And one of the rules that we had from our slides was that we want every request that comes to our graph to have our required headers. So in this case, let's say we want every request to have a required Apollo GraphQL client name header, because then we can plug that into our other observability. So the way we're going to accomplish that is we're going to extend the logic in this context function. So if a request does not have our Apollo GraphQL client name header, then we are going to throw a new error, all requests must be from an identified client. Now, if I run this query, we should get that error back, which we are, because our little web page here isn't identifying itself as a client yet. But over here, just like we extended our request using this handle request function with an authorization header, we can also pretty easily add in an Apollo GraphQL client name header, and just say this is our portal embedded explorer. Now if I refresh my page here and run this query, we should be good to go again. And if we were to look into our observability tools, now the requests coming from our portal embedded explorer will be identified as such.
So now that we're enforcing required headers are indeed present on our requests, another rule that we had from the slides was that all operations should also have a name attached. This one is a little bit more involved because unlike headers, which are just a property that you can pull off the request directly, operation names are embedded in the body of the operation and the body of the operation when it goes over the network and first hits our server is entirely in a stringified format. And so in order to know whether or not the operation is actually named, we have to have our server parse that operation into an abstract syntax tree and then ask at that point, does this operation have a name? So unfortunately we can't just continue to extend the logic that we have in context here, but fortunately we can make use of Apollo Server 3's plugin architecture. So down here if we come back to the Apollo server docs, and look at how the plugin request lifecycle works, there's an entire set of states here that every request goes through the Apollo server, and at any point we could kind of plug into the states and add some augmented logic. And so the first stage of the request lifecycle where the request operation has been fully parsed is the stage right after validation did start, so this would be did resolve operation. So we're going to come in here and hook into, we're going to come in here, add another plugin, and then hook into did resolve operation and its context. And all of this is inside the request did start lifecycle. So here we're going to say if there's no context.operation name, then throw a new error all operations must be named. And now if I run our operation again we should still be just fine because this operation is named, but if I delete that name and run this operation we should get an error. So we are good to go. So with just one small plugin in Apollo Server and some logic in our context function, we are now automatically enforcing that all clients who are using our graph are following our rules. And as this graph takes off and more people discover that they can use our API and learn all about their bagel transactions, we will now know exactly who is using our API and how, which is pretty amazing. And the last thing that I wanted to cover in our demo is how to make this graph truly approachable. It's one thing to give folks that are going to be developing against our graph a link to this sandbox that we made and say, have at it, figure it out, good luck. But it's another thing entirely to give someone a link to a homepage that welcomes them and tells them where to start. And I showed you all how to make a public graph in studio earlier because that's how we embedded the explorer, but I didn't really tell you what public graphs were all about.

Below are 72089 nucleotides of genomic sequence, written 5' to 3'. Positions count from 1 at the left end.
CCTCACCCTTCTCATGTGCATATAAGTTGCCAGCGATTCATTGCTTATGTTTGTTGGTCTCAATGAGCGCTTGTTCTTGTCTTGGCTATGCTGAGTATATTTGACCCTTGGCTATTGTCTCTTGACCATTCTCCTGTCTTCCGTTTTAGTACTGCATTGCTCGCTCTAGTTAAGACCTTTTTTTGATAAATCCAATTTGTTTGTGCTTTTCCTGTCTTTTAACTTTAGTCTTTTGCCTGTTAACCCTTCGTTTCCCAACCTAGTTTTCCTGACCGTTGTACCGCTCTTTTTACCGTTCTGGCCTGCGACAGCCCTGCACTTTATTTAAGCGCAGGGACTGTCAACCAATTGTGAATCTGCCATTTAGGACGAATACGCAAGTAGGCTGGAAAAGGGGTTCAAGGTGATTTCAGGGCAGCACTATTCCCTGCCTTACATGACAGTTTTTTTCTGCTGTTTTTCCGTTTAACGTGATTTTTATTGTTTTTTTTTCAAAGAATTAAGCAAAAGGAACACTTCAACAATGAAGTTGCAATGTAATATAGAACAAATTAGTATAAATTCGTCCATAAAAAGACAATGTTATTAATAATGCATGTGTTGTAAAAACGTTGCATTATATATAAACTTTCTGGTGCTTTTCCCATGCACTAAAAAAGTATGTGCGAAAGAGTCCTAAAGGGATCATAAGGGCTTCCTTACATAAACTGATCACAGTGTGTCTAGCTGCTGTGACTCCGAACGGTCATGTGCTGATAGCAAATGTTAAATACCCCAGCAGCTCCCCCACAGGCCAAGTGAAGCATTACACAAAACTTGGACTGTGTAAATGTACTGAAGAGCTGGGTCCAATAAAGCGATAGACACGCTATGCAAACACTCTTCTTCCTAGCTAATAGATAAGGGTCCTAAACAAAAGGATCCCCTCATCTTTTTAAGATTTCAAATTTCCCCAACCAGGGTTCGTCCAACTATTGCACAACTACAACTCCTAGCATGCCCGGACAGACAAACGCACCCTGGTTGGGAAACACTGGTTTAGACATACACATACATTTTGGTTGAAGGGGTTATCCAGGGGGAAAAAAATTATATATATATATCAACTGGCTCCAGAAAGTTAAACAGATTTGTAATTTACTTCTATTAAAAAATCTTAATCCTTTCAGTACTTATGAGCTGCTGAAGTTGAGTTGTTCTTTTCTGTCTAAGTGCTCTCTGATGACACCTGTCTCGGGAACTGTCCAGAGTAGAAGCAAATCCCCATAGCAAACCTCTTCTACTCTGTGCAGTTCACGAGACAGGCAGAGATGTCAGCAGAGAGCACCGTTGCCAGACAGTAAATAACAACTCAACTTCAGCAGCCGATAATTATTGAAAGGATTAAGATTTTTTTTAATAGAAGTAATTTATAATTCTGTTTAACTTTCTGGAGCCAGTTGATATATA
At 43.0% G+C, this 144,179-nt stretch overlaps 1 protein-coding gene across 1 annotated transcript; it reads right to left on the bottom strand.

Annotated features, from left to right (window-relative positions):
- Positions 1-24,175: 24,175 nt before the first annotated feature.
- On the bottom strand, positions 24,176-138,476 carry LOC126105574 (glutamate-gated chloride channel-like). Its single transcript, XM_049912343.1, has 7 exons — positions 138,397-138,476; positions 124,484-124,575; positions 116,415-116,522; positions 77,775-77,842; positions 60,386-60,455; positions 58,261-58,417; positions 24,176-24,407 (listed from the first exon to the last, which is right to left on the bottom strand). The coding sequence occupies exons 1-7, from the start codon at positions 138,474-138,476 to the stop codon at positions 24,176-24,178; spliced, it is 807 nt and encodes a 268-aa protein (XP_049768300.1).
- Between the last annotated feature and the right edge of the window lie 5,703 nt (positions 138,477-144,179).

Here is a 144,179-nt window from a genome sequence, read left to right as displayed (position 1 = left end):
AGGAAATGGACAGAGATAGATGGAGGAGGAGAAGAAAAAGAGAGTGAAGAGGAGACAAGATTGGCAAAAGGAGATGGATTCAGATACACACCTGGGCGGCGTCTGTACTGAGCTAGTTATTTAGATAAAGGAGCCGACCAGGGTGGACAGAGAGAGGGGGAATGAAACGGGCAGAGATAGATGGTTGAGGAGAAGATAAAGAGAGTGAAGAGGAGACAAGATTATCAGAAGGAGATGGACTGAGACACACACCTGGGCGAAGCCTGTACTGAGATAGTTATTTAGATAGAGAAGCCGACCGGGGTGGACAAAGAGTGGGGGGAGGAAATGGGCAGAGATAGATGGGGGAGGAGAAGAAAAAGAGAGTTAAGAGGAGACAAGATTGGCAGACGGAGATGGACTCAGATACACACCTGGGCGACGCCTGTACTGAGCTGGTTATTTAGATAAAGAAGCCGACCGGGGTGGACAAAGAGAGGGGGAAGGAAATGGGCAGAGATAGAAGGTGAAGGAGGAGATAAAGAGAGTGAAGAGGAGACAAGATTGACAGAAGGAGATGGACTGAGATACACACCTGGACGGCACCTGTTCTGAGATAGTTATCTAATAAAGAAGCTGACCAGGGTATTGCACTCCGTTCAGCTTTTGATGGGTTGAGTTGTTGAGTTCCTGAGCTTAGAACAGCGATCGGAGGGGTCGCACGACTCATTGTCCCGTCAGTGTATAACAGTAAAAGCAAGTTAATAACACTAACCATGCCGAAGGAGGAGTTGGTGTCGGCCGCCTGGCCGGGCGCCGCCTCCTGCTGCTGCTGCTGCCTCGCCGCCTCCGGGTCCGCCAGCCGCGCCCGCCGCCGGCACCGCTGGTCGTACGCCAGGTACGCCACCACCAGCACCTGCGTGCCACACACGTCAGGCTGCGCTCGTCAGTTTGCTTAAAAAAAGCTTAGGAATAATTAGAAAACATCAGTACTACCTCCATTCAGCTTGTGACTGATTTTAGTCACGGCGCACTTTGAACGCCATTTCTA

7. Building and Customizing Public Graphs
We built public graphs in studio to make it easy for you to share your graph with users. Each graph has a customizable home page with metadata. We created a GraphQL wrapper around the Plaid REST API and added a login button to our developer portal. We can also customize the graph's appearance.
We built public graphs in studio to make it arbitrarily easy, basically turnkey for you to share your graph with your users. And every graph in studio has a home page where you can fully customize its metadata. So here I preprepared a little readme for us, so we don't have to type it out on the spot, but we can customize this readme and explain all about how this is a little GraphQL wrapper around the Plaid REST API. Because we have our developer portal with this login button that we made, we can add that as an external link. And we could even give this graph a avatar if we wanted to make it like real sharp and fancy.